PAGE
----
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A Report on the Sponsors of Cancer Treatment Clinical Trials and Their Approval and Monitoring Mechanisms Report Reviewers This report was reviewed in draft form by individuals chosen for their diverse perspectives and technical expertise, in accordance with procedures approved by the National Research Council’s Report Review Committee. The purpose of this independent review is to provide candid and critical comments that assist the Institute of Medicine in making the final report as sound as possible and to ensure that the report meets institutional standards for objectivity, evidence, and responsiveness to the study charge. The review comments and draft manuscript remain confidential to protect the integrity of the deliberative process. The author wishes to thank the following individuals for their participation in the review of this report: Paul F.Griner, M.D., Vice President and Director, Center for the Assessment and Management of Change in Academic Medicine, Association of American Medical Colleges, Washington, D.C.; Ada Sue Hinshaw, Ph.D., R.N., Dean, School of Nursing, University of Michigan; Barbara S.Hulka, M.D., M.P.H., Kenan Professor, Department of Epidemiology, University of North Carolina at Chapel Hill; Brent C.James, M.D., Executive Director, Institute for Health Care Delivery Research, and Vice President, Medical Research, Intermountain Health Care, Salt Lake City, Utah; and Robert I.Levy, M.D., Senior Vice President, Science and Technology, American Home Products Corporation, Madison, N.J. While the individuals listed above have provided constructive comments and suggestions, it must be emphasized that responsibility for the final content of this report rests entirely with the author and the Institute of Medicine.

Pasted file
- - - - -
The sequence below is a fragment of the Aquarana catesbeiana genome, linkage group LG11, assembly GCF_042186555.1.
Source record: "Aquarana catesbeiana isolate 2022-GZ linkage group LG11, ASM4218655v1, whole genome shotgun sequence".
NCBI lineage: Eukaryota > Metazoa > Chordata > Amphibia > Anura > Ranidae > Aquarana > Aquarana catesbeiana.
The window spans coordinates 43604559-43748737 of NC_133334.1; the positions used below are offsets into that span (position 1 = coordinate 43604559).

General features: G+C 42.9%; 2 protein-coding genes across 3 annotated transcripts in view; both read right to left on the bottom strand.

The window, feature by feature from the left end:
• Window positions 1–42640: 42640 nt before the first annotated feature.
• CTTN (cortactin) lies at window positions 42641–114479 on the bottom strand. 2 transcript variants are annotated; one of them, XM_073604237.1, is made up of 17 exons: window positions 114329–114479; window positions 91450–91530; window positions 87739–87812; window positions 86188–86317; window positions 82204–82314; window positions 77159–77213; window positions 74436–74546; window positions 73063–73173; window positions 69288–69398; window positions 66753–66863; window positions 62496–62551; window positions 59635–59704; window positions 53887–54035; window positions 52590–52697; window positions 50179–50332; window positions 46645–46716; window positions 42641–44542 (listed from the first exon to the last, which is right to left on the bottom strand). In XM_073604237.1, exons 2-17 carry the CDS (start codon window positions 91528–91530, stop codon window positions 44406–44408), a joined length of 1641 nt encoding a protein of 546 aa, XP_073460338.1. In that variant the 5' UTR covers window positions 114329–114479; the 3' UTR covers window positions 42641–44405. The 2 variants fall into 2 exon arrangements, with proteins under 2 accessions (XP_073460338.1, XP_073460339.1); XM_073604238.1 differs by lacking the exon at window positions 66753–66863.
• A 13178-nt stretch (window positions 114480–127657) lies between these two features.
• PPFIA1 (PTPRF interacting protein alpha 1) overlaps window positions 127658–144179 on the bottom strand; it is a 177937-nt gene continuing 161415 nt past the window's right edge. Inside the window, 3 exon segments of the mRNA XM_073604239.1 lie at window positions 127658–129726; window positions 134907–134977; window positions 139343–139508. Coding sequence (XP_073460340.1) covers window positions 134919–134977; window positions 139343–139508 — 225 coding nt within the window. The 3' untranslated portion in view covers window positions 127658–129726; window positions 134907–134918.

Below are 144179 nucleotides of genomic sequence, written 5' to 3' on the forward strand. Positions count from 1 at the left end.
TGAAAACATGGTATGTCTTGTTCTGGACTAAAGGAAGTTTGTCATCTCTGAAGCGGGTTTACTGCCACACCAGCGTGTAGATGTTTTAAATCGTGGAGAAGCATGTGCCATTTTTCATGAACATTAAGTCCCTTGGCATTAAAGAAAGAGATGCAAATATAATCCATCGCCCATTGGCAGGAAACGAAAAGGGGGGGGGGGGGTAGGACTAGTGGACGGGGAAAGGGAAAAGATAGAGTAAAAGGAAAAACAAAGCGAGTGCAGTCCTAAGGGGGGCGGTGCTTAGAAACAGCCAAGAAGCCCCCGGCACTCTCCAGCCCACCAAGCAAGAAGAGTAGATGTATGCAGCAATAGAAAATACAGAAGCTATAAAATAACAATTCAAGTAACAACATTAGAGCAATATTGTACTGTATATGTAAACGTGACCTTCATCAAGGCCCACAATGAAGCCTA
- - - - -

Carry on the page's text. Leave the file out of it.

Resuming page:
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A Report on the Sponsors of Cancer Treatment Clinical Trials and Their Approval and Monitoring Mechanisms Contents     SUMMARY   1     INTRODUCTION   4     ELIGIBILITY OF MEDICARE PATIENTS FOR CANCER CLINICAL TRIALS   5     CRITERIA AND PROCEDURES FOR APPROVING AND MONITORING CLINICAL TRIALS   6     The Two Prongs of Clinical Trial Protocol Review and Monitoring,   6     The National Cancer Institute,   7     Department of Veterans Affairs,   11     INSTITUTIONAL REVIEW BOARDS   13     THE FOOD AND DRUG ADMINISTRATION   16     The Commercial IND Application,   16     Noncommercial INDs,   17     Protection of Human Subjects,   18     COMMON ELEMENTS OF CLINICAL TRIAL REVIEW CRITERIA   18     Reviews for Scientific Merit,   18     Reviews and Procedures to Ensure the Safety and Rights of Participants,   19     REFERENCES   19